FANRPAN Press Release: FANRPAN launches project to strengthen the capacity of women farmers' influence in agricultural policy and development programmes in Southern Africa

The Food, Agriculture and Natural Resources Policy Analysis Network (FANRPAN) announced today a three-year pilot project to help rural women farmers influence agricultural policy development in Southern Africa. Funding for the programme is provided by a $900,000 grant from the Bill & Melinda Gates Foundation. 

The project, Women Accessing Realigned Markets (WARM), seeks to strengthen women farmers' ability to advocate for appropriate agricultural policies and programmes. The goal is for women farmers to have access to the tools that help them farm more successfully, such as access to credit and better seeds, by ensuring that local and national policies and services address their needs. 

In Africa, the majority of rural farmers are women. At the same time, research demonstrates women are often excluded from the decision-making process and local governance. As a result, the needs of women farmers are often not reflected in local and national agricultural policy. By empowering women farmers to advocate for their concerns, the WARM project aims to ensure women farmers have what they need to increase their income and provide for their families. 

Women are often marginalised in business relations and have minimal control over access to factors of production like land, inputs such as seed and fertilizer, credit and technology. Due to a combination of logistical, cultural and economic factors, they are often not able to benefit fully from development programmes and services. The WARM project will use an innovative tool, Theatre for Policy Advocacy, to engage leaders, service providers and policymakers, encourage community participation, and research the needs of women farmers. Amakhosi Theatre Company from Zimbabwe will lead theatre groups in crafting policy messages to amplify the voices of women and demonstrate the challenges they face.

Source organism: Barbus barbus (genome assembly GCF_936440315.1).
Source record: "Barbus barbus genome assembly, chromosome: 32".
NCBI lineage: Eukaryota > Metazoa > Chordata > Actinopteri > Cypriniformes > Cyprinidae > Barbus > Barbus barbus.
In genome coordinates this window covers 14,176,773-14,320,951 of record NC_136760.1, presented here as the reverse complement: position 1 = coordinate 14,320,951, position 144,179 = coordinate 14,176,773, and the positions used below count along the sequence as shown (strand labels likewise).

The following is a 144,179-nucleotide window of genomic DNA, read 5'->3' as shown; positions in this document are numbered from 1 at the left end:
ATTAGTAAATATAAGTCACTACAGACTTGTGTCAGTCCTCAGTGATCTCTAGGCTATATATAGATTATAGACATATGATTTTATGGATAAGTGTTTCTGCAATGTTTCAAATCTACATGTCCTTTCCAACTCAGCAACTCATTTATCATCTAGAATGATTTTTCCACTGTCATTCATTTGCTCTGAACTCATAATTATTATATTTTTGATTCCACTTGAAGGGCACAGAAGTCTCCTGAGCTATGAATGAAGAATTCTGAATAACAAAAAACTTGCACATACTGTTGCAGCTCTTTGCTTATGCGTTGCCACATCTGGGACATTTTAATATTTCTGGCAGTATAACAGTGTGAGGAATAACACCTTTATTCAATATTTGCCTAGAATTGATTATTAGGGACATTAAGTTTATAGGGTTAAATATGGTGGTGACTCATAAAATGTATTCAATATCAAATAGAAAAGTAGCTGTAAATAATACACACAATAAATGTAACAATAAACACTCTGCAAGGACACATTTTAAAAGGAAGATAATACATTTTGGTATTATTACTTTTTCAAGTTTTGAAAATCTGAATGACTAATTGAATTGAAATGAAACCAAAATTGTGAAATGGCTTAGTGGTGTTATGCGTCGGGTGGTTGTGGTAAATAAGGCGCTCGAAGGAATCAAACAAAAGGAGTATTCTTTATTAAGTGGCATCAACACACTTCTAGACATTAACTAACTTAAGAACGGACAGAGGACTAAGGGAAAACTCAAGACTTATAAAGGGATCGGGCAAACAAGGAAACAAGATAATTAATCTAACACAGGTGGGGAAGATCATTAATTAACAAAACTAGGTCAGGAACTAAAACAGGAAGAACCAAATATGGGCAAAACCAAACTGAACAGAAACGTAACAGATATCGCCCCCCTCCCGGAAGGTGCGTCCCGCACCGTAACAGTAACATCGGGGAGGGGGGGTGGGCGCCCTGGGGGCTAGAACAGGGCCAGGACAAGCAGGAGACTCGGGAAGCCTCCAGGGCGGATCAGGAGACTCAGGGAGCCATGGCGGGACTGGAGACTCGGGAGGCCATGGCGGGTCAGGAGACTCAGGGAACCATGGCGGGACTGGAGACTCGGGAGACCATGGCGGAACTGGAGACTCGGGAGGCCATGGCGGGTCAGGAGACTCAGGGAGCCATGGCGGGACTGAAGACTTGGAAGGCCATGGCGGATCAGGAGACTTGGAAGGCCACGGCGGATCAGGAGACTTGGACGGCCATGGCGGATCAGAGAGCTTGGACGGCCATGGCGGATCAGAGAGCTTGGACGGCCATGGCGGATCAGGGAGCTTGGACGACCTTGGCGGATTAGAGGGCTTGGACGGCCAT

FANRPAN is piloting the project in two countries - Mozambique and Malawi. Results and findings from these two countries will be extended to other Southern and East African countries with a combined total population of 400 million. 

The WARM project will leverage FANRPAN's experience as a regional multi-stakeholder policy research network to bridge the divide between women farmers, researchers and agricultural policy processes, with the goal of increasing women farmers' access to markets. FANRPAN will partner with other foundation grantees, including regional and national farmers organisations, national research institutions and universities, community based groups, and national and regional policymakers to ensure farmers have access to markets, extension services, better seeds, adequate fertilizer and other important resources. 

This grant is part of the Bill & Melinda Gates Foundation's Agricultural Development initiative. This initiative is working with a wide range of partners in Sub-Saharan Africa and South Asia to provide millions of small farmers, most of whom are women, in the developing world with tools and opportunities to boost their yields, increase their incomes, and build better lives for themselves and their families. The foundation is working to strengthen the entire agricultural value chain - from seeds and soil to farm management and market access - so that progress against hunger and poverty is sustainable over the long term. 

FANRPAN is a multi-stakeholder, multi-national network that supports the development of better food, agriculture and natural resources (FANR) policies in southern Africa. The thriving multi-tiered network consists of more than 670 members (a diverse group of organisations including universities, farmer organisations, businesses, government agencies and civil society organisations that have a stake in the FANR policy process) organised into national nodes in thirteen Southern African countries. 

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